I am A Reader, and have been since I learned to read in first grade, with the famous Dick, Jane, Sally, Spot, Puff, Mother, and Father reading primers published by Scott Foresman and Company. By fourth grade, I was reading The Merry Adventures of Robin Hood of Great Renown in Nottinghamshire by Howard Pyle. By college, I was pouring over The Riverside Chaucer, the works of Geoffrey Chaucer published in the Middle English language in which he wrote.
I’m well-known within my family for checking out at least eight or ten books from the library at a time – that was back in the days of the Dewey System of index cards in old oak card catalogues and barely audible whispers within the library walls.
It helped a lot to have parents who are readers themselves, and encouraged us kids when we were growing up to read as much as possible.
Then, about five or so years ago, I discovered Goodreads, and for me it became a convenient way to keep track of what I read and what I intend to read, and trends thereof.
Goodreads has a yearly challenge, wherein you mark down how many books you would like to read, and at the end of the year, you can review your statistics. For 2017, I pledged to read 104 books, which meant that I thought I could read two books a week.
Well, that’s not what I did.
As of today, I read 259 books, which is somewhere around five books per week.
How do I do it?
First, I don’t have television, nor am I on Facebook anymore. The time spent on those two inane time-wasters alone would probably prevent me from finishing one book per month.
Second, I read just about everything, so my interests are varied, which leads to an almost infinite choice of material. Conversely, I do shy away from books that are teeming with base vulgarities, so tossing that aside, I read in a wide variety of genres, if the language is not offensive.
Next, the length of a book can be novel or novella length. Since novellas are relatively short, I can usually finish one (or two) within a day, or evening. A book doesn’t have to be the length of The Brothers Karamazov or War and Peace to count as a “book”.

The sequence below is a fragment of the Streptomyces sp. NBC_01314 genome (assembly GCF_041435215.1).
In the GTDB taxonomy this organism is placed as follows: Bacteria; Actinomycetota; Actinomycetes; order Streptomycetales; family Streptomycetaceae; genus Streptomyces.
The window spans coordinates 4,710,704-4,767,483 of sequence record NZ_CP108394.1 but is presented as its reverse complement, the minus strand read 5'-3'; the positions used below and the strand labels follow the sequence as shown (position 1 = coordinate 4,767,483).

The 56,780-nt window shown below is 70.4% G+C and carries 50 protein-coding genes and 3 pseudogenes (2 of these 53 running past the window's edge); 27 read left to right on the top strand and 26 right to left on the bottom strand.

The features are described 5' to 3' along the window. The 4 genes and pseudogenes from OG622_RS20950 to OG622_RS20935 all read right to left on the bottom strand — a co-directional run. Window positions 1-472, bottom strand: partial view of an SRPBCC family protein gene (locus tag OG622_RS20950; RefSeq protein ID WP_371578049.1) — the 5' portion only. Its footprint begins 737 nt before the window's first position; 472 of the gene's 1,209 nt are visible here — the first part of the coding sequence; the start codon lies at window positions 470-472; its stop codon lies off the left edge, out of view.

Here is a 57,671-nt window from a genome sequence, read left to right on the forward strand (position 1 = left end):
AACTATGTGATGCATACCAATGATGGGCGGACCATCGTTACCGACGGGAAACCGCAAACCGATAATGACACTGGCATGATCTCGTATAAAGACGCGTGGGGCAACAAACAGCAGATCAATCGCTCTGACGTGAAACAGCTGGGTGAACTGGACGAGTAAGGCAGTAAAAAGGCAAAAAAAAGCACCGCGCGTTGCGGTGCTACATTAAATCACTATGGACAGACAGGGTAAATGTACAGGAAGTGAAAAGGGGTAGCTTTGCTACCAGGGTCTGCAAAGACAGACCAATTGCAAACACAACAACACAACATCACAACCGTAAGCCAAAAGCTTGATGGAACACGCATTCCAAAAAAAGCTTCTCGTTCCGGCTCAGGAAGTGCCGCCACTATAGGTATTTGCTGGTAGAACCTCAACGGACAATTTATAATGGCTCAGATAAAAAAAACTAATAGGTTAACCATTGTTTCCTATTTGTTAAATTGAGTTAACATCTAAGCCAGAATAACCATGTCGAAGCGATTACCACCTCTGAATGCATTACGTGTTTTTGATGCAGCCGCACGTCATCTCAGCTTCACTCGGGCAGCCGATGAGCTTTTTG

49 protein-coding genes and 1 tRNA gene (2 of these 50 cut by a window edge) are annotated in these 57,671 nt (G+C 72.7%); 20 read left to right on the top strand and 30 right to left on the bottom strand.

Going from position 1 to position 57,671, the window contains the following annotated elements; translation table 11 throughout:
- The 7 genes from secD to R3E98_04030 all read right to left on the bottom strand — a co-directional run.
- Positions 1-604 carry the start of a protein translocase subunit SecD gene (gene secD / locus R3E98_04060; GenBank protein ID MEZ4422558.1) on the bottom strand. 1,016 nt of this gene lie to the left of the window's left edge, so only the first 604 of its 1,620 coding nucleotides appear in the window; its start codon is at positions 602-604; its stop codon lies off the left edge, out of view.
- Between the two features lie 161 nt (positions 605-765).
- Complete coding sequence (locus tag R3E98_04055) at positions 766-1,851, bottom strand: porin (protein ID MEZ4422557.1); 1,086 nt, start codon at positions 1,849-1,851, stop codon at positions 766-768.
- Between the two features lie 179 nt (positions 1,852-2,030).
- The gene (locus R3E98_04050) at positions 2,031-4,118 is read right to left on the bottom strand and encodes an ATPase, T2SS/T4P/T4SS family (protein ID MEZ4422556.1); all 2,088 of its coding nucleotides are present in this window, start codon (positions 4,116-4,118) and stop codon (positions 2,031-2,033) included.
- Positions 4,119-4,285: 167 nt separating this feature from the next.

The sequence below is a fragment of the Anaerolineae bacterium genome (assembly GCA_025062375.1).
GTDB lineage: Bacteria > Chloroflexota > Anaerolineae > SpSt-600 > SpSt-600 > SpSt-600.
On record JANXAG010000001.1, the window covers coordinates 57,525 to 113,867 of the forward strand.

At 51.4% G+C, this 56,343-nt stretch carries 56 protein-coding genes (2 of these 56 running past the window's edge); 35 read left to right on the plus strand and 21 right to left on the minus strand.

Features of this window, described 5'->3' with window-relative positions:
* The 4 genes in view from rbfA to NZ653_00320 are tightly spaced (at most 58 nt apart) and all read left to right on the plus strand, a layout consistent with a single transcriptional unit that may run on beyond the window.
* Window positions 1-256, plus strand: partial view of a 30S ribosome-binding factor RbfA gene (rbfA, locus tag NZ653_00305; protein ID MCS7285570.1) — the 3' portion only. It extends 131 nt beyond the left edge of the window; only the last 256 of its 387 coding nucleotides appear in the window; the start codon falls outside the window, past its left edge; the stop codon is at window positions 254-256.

Subsequently, I read during breaks in my day. That includes a little time before bedtime, a few minutes after a meal, and in that quietness, you’d be surprised how many pages you can fly through.
Lastly, I had a job where I barely had any real time-consuming work to do, so I read a few pages here and there – at lunch, during breaks, when I was the only soul in the office.
It helps that my beau also likes to read, and you can often find us sitting together in the front room reading. There are times when, if he isn’t reading and I am, he’ll play his guitar. It makes for nice mood music.
So, I think you get my drift. I didn’t dream that I would finish so many books this year, but I did. It wasn’t a matter of quantity, but a matter of what types (novels, novellas) and of what quality of books that made it to my reading table. I contend that just about anyone can finish reading a stack of books, provided that there are wise choices, interesting genres and topics, and most definitely cutting out the crap of television and Facebook.
I hope this is an inspiration, particularly if you are looking to read more. You can do it.
That is my methodology. That is my opinion. That is how I did all that reading this year.
©2017 Susan Marie Molloy and all works within.